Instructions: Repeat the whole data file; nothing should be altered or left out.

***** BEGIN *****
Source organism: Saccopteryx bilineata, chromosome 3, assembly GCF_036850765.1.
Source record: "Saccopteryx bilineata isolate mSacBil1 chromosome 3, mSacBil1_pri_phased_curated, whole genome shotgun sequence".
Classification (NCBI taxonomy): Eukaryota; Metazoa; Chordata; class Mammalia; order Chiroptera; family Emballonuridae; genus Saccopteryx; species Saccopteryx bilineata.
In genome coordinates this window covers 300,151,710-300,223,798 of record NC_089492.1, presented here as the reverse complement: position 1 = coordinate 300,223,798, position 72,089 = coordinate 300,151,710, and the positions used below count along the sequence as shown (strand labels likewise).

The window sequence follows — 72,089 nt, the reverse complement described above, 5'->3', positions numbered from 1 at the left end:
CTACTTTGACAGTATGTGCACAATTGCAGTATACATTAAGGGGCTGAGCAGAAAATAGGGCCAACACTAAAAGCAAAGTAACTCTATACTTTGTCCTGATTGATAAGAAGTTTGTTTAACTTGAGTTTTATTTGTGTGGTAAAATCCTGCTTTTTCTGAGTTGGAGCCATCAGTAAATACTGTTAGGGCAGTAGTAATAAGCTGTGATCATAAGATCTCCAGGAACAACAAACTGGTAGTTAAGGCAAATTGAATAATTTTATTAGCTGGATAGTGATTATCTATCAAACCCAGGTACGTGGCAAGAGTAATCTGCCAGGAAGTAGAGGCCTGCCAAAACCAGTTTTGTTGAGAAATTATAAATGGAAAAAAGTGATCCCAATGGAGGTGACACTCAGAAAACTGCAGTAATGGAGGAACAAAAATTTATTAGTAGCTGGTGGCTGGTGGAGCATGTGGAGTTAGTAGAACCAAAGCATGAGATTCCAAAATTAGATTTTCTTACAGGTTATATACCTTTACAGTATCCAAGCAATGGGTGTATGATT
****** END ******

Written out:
Source organism: Saccopteryx bilineata, chromosome 3, assembly GCF_036850765.1.
Source record: "Saccopteryx bilineata isolate mSacBil1 chromosome 3, mSacBil1_pri_phased_curated, whole genome shotgun sequence".
Classification (NCBI taxonomy): Eukaryota; Metazoa; Chordata; class Mammalia; order Chiroptera; family Emballonuridae; genus Saccopteryx; species Saccopteryx bilineata.
In genome coordinates this window covers 300,151,710-300,223,798 of record NC_089492.1, presented here as the reverse complement: position 1 = coordinate 300,223,798, position 72,089 = coordinate 300,151,710, and the positions used below count along the sequence as shown (strand labels likewise).

The window sequence follows — 72,089 nt, the reverse complement described above, 5'->3', positions numbered from 1 at the left end:
CTACTTTGACAGTATGTGCACAATTGCAGTATACATTAAGGGGCTGAGCAGAAAATAGGGCCAACACTAAAAGCAAAGTAACTCTATACTTTGTCCTGATTGATAAGAAGTTTGTTTAACTTGAGTTTTATTTGTGTGGTAAAATCCTGCTTTTTCTGAGTTGGAGCCATCAGTAAATACTGTTAGGGCAGTAGTAATAAGCTGTGATCATAAGATCTCCAGGAACAACAAACTGGTAGTTAAGGCAAATTGAATAATTTTATTAGCTGGATAGTGATTATCTATCAAACCCAGGTACGTGGCAAGAGTAATCTGCCAGGAAGTAGAGGCCTGCCAAAACCAGTTTTGTTGAGAAATTATAAATGGAAAAAAGTGATCCCAATGGAGGTGACACTCAGAAAACTGCAGTAATGGAGGAACAAAAATTTATTAGTAGCTGGTGGCTGGTGGAGCATGTGGAGTTAGTAGAACCAAAGCATGAGATTCCAAAATTAGATTTTCTTACAGGTTATATACCTTTACAGTATCCAAGCAATGGGTGTATGATT